- When the VTH DEA Registrant determines an unsolved discrepancy is significant, they must notify IDFPR and the IL DEA field agent as well as complete a DEA Form 106 electronically.
- IDFPR and the IL DEA field agent must be notified within 1 business day of discovering a loss that is likely significant. This notification should include available information at that time. If the investigation is not yet completed, a follow up email must be sent at the conclusion of the investigation. This will either be the communication described in step 4 under Completing DEA Form 106, or a notification that it was determined no theft/loss occurred, so a DEA Form 106 will not be forthcoming.
- The DEA Form 106 must be completed at the conclusion of the investigation if a theft/loss has actually occurred. If no resolution can be identified, this is considered a loss.
Completing DEA Form 106
- Access DEA Form 106 at https://apps.deadiversion.usdoj.gov/TLR/.
- Follow the directions for completing the form and enter all required information.
- Once the form is completed, print a copy to maintain with the controlled substance records, and save a PDF file to send to IDFPR and IL DEA contacts.
- Attach any relevant documents to the Form 106 being filed.
- Email IDFPR and the IL DEA field agent to notify them a DEA Form 106 was submitted and provide a copy of the submitted form.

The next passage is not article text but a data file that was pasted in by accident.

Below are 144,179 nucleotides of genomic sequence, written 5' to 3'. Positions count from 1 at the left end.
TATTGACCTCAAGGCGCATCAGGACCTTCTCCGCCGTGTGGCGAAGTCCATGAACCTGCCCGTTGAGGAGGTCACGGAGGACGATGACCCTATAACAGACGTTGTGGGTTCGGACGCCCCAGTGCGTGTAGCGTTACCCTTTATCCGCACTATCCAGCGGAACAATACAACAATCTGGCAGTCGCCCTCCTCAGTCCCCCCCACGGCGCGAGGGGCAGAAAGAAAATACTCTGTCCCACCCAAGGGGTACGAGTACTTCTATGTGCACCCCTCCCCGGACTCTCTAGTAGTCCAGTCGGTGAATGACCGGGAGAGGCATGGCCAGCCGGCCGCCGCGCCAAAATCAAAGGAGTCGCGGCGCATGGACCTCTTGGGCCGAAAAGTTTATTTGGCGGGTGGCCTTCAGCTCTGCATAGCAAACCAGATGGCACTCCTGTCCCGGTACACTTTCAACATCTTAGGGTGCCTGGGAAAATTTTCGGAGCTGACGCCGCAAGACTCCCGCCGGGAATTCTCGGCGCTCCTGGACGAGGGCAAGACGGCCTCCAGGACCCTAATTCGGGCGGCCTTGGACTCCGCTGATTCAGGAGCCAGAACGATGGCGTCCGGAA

- If not already provided, the email notification should include a summary of what occurred and why it was determined to be significant. Also include any guesses on what may have occurred and plans to prevent future issues.
- Controlled Substance: A drug or other substance, or immediate precursor, included in schedule I, II, III, IV, or V of part B of Title 21 USC Controlled Substances Act. This term does not include distilled spirits, wine, malt beverages, or tobacco.
- DEA Form 106: The DEA form used for reporting theft or loss of a controlled substance. This form must be completed online.
- DEA Registrant: The DEA license holder under whom controlled substances are purchased by the Medication Dispensary for VTH use.
- Discrepancy: A difference in the actual amount of drug on hand compared to the amount expected based on transaction logs.
- Drug Enforcement Agency (DEA): The Federal and State Agency responsible for overseeing the Controlled Substance Act (CSA) and affiliated rules.
- Illinois Department of Financial and Professional Regulation (IDFPR): The Illinois state government code department that through its operational components oversees the regulation and licensure of various licensed professions and is charged with enforcing standards of professional practice and protecting the rights of Illinois residents in their transactions with regulated industries.
- Significant Controlled Substance Discrepancy: A controlled substance discrepancy that is of a quantity which warrants reporting to the DEA as a theft/loss. The amount that constitutes a significant discrepancy is dependent on the drug and should be determined in consideration of the concentration, typical use volume, volume required for human effect, and diversion potential. VTH-specific data should also be considered such as average volume/dose, range of volume/dose, and histocial and recent discrepancy trends for the drug in question.